From the very beginning, the Internet was used very often for advertising. The first advertising banner came from the AT&T corporation in 1994 with an image size of 468 x 60 pixels. The ad had the following text: “Have you ever clicked your mouse right here? You will.” The click-through rate was an incredible 44%! Today, a CTR of 0.05% is considered good. The previously unknown and unachieved high reach and standard designs were very lucrative for advertisers. So you switched advertising banners on various websites and shops.
You can still see banner advertisements in many places on websites today. These usually have a standard size and are placed in specific locations on the surface of homepages. At the beginning of the phenomenon, advertising banners are deliberately ignored and not noticed. This is the preliminary stage to banner blindness, the so-called banner burnout. After the user has seen some websites with standardized advertisements and consciously not noticed them, the human brain unconsciously ignores all advertisements or even content that looks like an advertisement.
In a creeping process, you get used to it. This means that even information texts from users are ignored if they remind one of an advertisement and are placed, for example, in a place on the website where normally only advertising banners of a corresponding size are positioned. We are already in the progressive stage of banner blindness when we unconsciously ignore banners.
Why are Advertising Banners Increasingly Ignored by the User Community?
Despite their negative image, we still encounter many advertising banners on the Internet today: social media, forums, advice pages, and many other platforms. They are often designed in bright colors and large fonts or with changing sliders.
In the meantime, however, users have become much more enlightened and associate relevant elements such as large images or eye-catching banners with advertising – i.e., the content they have not explicitly looked for.
The result: advertising and information banners are ignored. The users thus develop blindness for advertising banners (banner blindness). Instead, preference is given to clicking on text links – even if they lead to the same destination.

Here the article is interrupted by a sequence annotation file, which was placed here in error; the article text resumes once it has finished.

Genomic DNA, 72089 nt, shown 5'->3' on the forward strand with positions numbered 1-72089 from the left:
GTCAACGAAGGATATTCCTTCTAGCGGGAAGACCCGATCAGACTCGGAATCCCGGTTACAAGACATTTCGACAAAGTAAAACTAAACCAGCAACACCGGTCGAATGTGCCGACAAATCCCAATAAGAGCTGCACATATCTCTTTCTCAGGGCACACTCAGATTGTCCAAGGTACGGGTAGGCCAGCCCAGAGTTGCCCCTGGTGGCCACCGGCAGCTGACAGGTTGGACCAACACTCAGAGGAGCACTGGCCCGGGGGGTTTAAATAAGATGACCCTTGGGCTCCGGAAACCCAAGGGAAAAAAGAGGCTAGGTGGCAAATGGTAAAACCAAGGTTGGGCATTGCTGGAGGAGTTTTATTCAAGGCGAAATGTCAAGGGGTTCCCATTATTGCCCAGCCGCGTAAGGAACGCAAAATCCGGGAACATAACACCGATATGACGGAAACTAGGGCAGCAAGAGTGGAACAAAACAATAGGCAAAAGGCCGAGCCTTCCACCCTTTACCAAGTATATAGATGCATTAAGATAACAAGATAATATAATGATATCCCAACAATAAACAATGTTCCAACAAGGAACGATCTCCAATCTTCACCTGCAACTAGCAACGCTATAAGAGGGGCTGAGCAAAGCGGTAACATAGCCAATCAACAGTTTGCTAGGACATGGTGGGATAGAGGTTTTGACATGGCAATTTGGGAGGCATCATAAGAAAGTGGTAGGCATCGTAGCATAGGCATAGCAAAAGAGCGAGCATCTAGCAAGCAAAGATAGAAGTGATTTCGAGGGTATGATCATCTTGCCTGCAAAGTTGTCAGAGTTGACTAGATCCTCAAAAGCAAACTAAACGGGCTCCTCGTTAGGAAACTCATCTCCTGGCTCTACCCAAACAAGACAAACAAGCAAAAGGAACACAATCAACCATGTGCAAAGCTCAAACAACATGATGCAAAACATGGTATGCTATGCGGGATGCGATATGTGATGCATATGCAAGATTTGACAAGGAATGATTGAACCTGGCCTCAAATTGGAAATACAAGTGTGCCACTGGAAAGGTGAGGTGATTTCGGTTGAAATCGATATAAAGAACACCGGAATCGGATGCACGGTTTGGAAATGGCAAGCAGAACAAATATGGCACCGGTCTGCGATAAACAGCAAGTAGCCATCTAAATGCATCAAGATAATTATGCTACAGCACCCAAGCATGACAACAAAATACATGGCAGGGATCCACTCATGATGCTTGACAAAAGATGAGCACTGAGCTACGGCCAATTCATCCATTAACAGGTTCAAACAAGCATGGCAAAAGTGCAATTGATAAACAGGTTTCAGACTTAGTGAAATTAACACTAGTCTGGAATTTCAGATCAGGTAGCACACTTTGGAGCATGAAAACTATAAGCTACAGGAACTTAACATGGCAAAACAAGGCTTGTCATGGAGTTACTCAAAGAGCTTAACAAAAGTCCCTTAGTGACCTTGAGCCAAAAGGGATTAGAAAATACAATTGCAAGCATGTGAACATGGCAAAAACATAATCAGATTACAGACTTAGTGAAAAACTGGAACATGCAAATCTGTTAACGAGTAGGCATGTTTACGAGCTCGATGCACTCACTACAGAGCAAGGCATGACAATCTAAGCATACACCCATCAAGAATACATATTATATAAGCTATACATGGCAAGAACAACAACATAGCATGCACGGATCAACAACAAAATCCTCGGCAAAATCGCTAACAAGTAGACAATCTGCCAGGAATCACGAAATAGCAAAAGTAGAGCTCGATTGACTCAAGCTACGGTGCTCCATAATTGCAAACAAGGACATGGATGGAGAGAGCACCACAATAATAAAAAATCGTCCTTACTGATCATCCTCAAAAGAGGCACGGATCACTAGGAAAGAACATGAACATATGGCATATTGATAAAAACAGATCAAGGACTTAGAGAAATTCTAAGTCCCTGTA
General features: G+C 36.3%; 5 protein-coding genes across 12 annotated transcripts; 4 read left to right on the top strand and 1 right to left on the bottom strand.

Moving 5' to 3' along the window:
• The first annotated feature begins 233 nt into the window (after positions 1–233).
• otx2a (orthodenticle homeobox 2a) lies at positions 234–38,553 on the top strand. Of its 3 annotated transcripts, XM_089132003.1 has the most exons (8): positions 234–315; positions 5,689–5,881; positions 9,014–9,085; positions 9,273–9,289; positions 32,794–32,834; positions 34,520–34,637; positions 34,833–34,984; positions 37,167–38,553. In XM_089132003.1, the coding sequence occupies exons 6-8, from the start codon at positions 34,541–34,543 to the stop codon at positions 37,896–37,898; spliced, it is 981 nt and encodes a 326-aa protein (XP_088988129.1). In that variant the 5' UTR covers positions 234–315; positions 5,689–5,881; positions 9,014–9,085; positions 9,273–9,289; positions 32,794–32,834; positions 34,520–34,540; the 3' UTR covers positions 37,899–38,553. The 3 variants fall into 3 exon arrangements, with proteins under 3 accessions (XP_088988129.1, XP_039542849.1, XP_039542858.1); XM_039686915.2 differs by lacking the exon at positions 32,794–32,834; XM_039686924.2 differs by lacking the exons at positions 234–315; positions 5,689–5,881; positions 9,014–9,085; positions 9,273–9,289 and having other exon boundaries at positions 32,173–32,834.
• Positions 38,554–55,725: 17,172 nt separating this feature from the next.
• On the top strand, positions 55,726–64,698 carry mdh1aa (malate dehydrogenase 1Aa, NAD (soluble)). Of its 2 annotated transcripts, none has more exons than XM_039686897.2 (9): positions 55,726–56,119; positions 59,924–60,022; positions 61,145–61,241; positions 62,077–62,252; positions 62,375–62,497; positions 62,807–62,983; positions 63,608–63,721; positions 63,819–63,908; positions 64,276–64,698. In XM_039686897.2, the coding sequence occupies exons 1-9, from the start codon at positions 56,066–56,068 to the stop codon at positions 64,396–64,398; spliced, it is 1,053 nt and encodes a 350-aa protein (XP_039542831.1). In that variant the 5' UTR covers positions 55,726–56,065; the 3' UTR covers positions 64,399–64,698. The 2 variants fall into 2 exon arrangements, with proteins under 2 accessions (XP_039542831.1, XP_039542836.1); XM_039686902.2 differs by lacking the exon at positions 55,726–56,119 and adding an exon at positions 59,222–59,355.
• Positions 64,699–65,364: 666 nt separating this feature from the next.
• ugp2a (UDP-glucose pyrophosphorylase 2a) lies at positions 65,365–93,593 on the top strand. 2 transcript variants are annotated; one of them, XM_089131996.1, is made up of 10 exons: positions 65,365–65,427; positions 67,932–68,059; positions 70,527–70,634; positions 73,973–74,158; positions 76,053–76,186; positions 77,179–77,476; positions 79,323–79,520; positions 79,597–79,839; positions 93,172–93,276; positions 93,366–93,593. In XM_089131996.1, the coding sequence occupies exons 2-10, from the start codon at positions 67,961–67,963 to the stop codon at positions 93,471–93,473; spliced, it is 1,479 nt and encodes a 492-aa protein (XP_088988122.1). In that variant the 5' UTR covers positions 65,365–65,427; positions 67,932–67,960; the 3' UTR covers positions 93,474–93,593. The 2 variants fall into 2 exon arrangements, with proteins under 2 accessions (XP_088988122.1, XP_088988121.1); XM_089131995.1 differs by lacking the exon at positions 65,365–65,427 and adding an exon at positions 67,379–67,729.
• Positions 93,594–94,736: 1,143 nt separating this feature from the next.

Banner Blindness as an Expression of a New Form of Internet Usage
User behavior on the Internet has changed drastically over the past few years. Today the motto is: get to the desired destination as quickly and with as little effort as possible. In most cases (advertising), banners do not lead there.
The logical consequence: They are simply hidden. This effect is reinforced by increasing caution on the Internet, triggered by banners that bombard users with advertising, lead to fake competition, or infect computers with malware. This circumstance continues to fuel the lousy reputation of banner advertising.
Five Factors Contributing to Banner Blindness
Several factors contribute to banner blindness, and some of the important ones are discussed under the following headings.
The banner’s location has an unmistakable impact on users’ browsing behavior. And like several user behaviors on the Internet, users prefer skipping the banner part of the website. It is so because they have visited umpteen websites that display banner advertisements.
2. Ad clutter
One of the most common reasons for banner blindness is the different ads popping out of a website. If the web page offers numerous text ads, popup ads, and banner ads, users tend to lose their focus and get annoying. Hence, users ignore the ads and focus on the web content.
3. Visuals and ad style
The general look of advertisements, especially poorly designed ones, often irritates visitors. However, it is essential to note that ignoring advertisements is learned. So, most users have a subconscious and conscious knowledge about how the ads look, and they simply try to avoid them. As a result, many users skip or ignore the ad at lightning speed, whether the ad is proper.